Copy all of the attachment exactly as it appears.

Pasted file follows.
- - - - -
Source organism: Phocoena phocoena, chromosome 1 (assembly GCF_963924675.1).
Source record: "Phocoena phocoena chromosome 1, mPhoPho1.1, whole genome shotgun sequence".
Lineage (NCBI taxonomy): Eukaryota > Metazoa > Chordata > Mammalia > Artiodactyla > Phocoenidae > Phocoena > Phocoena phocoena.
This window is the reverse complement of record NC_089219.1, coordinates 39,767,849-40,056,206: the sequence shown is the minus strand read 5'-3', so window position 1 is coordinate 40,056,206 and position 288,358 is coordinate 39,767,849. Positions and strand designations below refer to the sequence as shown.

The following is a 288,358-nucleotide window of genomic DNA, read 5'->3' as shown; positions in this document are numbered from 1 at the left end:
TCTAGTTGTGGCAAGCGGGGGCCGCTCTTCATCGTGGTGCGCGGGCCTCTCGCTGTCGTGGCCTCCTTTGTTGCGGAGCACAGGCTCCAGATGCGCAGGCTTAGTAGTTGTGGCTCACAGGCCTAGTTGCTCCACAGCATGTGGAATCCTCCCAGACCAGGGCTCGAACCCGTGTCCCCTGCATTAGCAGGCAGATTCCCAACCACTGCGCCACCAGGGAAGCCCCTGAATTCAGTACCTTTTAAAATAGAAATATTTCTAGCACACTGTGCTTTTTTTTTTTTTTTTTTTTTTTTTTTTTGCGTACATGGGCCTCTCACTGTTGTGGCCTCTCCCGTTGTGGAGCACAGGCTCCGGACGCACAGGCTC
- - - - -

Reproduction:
Source organism: Phocoena phocoena, chromosome 1 (assembly GCF_963924675.1).
Source record: "Phocoena phocoena chromosome 1, mPhoPho1.1, whole genome shotgun sequence".
Lineage (NCBI taxonomy): Eukaryota > Metazoa > Chordata > Mammalia > Artiodactyla > Phocoenidae > Phocoena > Phocoena phocoena.
This window is the reverse complement of record NC_089219.1, coordinates 39,767,849-40,056,206: the sequence shown is the minus strand read 5'-3', so window position 1 is coordinate 40,056,206 and position 288,358 is coordinate 39,767,849. Positions and strand designations below refer to the sequence as shown.

The following is a 288,358-nucleotide window of genomic DNA, read 5'->3' as shown; positions in this document are numbered from 1 at the left end:
TCTAGTTGTGGCAAGCGGGGGCCGCTCTTCATCGTGGTGCGCGGGCCTCTCGCTGTCGTGGCCTCCTTTGTTGCGGAGCACAGGCTCCAGATGCGCAGGCTTAGTAGTTGTGGCTCACAGGCCTAGTTGCTCCACAGCATGTGGAATCCTCCCAGACCAGGGCTCGAACCCGTGTCCCCTGCATTAGCAGGCAGATTCCCAACCACTGCGCCACCAGGGAAGCCCCTGAATTCAGTACCTTTTAAAATAGAAATATTTCTAGCACACTGTGCTTTTTTTTTTTTTTTTTTTTTTTTTTTTTGCGTACATGGGCCTCTCACTGTTGTGGCCTCTCCCGTTGTGGAGCACAGGCTCCGGACGCACAGGCTC